Pumpkins are so fun this time of year. They make great decorations, but then October comes and goes and what do you do with the leftovers? Leave them on the porch like I do until they start rotting? There’s a better solution! Cook them and eat them! I want to share with you how to cook a pumpkin in your instant pot. It’s really easy!
We had some beautiful pumpkins on our front porch for the month of October. The kids always enjoy this tradition, and this year was more fun and special because we got them from friends. And the colors! We had white pumpkins (which I didn’t even know existed!) and a blue pumpkin to go along with a couple of traditional orange ones.
Why cook a pumpkin in your instant pot?
I have a true love for my electric pressure cooker. I do, I do. And so if there is something that needs cooking, I must figure out how to do it in the instant pot. In years past I have cooked a pumpkin the traditional way, cutting, and scooping out the pulp for homemade pumpkin puree. And this definitely does the job. But I have to say I think cooking pumpkins in the instant pot is the way to go.
Cooking your pumpkin in the electric pressure cooker is SO. much. easier. Pumpkins and winter squash can be hard to handle. If you are cooking your pumpkins purely for making puree to use in other recipes, then this is the way to go. When you cook them in the instant pot whole, or even in halves or quarters you don’t have to struggle so much against the cutting, peeling and scooping of the seeds. Once cooked everything becomes super soft and much more manageable.
How to cook a pumpkin in your instant pot:
What you need:
Electric Pressure Cooker
1 1/2 cups of water
A knife and cutting board (for cutting larger pumpkins to fit)
A spoon for scooping the seeds and pulp out and scraping the skin off
Directions for cooking the pumpkin:
Place 1 1/5 cups of water in the bottom of your pot.
Place the trivet (the little wire rack) in the bottom of the pot on top of the water.
You can place a small pumpkin in the pressure cooker whole.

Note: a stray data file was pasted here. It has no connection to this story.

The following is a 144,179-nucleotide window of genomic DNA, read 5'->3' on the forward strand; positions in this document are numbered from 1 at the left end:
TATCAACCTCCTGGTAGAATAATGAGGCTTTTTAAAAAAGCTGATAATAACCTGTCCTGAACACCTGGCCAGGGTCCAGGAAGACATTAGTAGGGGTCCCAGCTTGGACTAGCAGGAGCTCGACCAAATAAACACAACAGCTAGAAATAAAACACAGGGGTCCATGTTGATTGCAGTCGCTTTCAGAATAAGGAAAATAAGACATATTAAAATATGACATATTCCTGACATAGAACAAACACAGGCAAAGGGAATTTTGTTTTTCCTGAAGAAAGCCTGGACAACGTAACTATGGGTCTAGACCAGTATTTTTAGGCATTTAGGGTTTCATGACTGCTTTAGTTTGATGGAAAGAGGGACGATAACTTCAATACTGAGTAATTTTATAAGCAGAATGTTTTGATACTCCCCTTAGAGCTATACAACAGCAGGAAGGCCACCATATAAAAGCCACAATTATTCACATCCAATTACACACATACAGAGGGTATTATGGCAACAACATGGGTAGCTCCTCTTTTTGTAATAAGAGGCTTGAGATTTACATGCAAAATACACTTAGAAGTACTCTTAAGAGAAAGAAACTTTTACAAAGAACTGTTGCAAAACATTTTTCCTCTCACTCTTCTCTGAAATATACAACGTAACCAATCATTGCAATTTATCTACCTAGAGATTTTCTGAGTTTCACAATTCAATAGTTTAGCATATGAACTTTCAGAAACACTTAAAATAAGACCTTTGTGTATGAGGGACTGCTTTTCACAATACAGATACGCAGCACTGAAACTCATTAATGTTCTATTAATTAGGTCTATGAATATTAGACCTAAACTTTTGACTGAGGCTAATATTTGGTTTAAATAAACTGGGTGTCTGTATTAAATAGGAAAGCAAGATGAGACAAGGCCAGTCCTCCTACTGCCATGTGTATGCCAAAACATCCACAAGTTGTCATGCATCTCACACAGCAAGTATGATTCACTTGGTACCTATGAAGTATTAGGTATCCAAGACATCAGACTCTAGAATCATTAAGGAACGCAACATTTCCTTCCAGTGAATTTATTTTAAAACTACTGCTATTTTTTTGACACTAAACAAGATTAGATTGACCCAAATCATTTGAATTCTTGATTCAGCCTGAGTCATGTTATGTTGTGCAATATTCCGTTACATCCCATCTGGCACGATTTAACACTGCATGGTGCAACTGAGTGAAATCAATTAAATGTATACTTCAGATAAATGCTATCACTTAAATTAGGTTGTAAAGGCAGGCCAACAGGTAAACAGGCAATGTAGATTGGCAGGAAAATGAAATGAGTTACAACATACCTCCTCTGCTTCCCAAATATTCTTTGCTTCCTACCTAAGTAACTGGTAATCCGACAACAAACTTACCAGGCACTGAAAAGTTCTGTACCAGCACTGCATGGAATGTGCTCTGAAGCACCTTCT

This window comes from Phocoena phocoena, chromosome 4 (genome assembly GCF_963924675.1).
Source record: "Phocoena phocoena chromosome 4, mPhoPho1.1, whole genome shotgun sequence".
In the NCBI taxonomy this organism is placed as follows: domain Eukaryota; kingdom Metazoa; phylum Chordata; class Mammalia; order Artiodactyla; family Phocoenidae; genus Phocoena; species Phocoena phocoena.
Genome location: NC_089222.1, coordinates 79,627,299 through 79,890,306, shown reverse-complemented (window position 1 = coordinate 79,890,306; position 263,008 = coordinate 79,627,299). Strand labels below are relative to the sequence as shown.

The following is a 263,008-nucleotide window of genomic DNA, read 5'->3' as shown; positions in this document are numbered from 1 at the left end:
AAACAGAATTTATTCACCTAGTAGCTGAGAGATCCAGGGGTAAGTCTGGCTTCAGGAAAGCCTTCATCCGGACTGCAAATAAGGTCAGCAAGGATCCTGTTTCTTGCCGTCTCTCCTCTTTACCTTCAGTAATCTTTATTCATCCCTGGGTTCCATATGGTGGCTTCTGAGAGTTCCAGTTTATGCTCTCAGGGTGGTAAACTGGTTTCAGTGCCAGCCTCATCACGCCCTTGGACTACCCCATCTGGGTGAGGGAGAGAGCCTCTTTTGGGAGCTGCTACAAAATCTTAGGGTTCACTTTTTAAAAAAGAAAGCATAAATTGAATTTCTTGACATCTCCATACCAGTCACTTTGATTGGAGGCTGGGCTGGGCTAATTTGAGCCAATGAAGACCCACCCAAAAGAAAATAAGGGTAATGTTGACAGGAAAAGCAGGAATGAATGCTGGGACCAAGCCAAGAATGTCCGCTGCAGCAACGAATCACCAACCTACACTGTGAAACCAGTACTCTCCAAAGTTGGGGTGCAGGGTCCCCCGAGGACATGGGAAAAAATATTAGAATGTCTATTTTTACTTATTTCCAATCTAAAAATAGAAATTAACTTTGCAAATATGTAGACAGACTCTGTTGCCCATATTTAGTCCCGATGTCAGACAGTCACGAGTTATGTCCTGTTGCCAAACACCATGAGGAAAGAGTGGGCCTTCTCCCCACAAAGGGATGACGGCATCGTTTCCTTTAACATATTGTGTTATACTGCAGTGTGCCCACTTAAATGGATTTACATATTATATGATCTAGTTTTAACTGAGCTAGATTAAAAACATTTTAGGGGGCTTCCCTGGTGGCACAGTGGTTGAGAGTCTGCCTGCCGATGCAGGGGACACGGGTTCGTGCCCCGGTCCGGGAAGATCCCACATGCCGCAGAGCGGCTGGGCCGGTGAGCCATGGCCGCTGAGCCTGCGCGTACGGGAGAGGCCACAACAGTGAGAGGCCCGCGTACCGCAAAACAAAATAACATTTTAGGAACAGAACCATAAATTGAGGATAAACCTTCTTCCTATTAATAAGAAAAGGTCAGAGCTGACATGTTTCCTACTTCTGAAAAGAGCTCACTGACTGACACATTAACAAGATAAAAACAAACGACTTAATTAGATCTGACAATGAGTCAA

If your pumpkin is too large to fit into the pot whole then you’ll need to cut it in half or possibly even quarters for one of the really large pumpkins.
Cooking time: Varies on the size of your pumpkin, but if you are filling your instant pot fairly full it’s pretty safe to say you can cook for about 30 minutes, the mini pumpkins more like 20.
Which pumpkins are best for cooking?
The one you have sitting around already! But in all seriousness definitely use what you have already! If you haven’t already bought your pumpkins already and can plan ahead and choose then here is some information to consider.
There are SO many varieties of pumpkins. What you will find in the grocery store is typically the large carving pumpkins, and the smaller pie pumpkins. If you have access to a farmer’s market or even better have a garden you can find some really fun and delicious pumpkins to decorate and cook with. The best ones for cooking have a sweeter, thicker flesh. Sugar, pie or sweet pumpkins are common names for pumpkins that work well for cooking to eat. The blue pumpkins (Jarrahdale) also have a good sweet, thick flesh for cooking. The white pumpkins have a texture that reminds me more of a spaghetti squash. There’s even one called a Cinderella pumpkins! Must. buy. all. the. seeds. HA!
I have even heard of people cooking up winter squash and pureeing them in place of pumpkin recipes. They tend to be cheaper and taste the same in recipes! So keep that in mind for other times of the year as well.
Uses for your cooked pumpkin:
- Use it as baby food.
- Hide it into soups, casserole, stews, breads etc. (anything you are cooking).
- Bake with it-cookies, muffins, breads and cakes.
- Drinks! Lattes, protein shakes.
Storing for later:
If you can’t get around to cooking your pumpkin it will actually store at a cooler room temperature for quite awhile.
Cook it up and store in the refrigerator and do like I do, start shoving pumpkin in to everything you can think of haha! It lasts in the fridge 3-5 days or so.
Package into containers or freezer bags in 1-2 cup amounts to use later. One cup seems to be a common amount for recipes. You may want to check your favorite recipes and see how much puree they call for to decide on what amounts to freeze.
And don’t forget you can save the seeds (before you cook them) and grow them at home next year!
So there you go, a quick and easy way to cook up your pumpkins! I hope you enjoy all the pumpkin goodness you can this fall and maybe on into winter and spring if you store some away in your freezer.
Be sure to check out 20 of the Best Cozy and Simple Fall Pumpkin Recipes. There are so many wonderful looking recipes on it. It includes some traditional recipes, but also some more unique ones you wouldn’t have thought of kinds of recipes.
Also my Pinterest Recipes Board has a ton of pumpkin recipes saved. So take a look if you are needing some more good pumpkin recipes and way to use up your homemade pumpkin puree.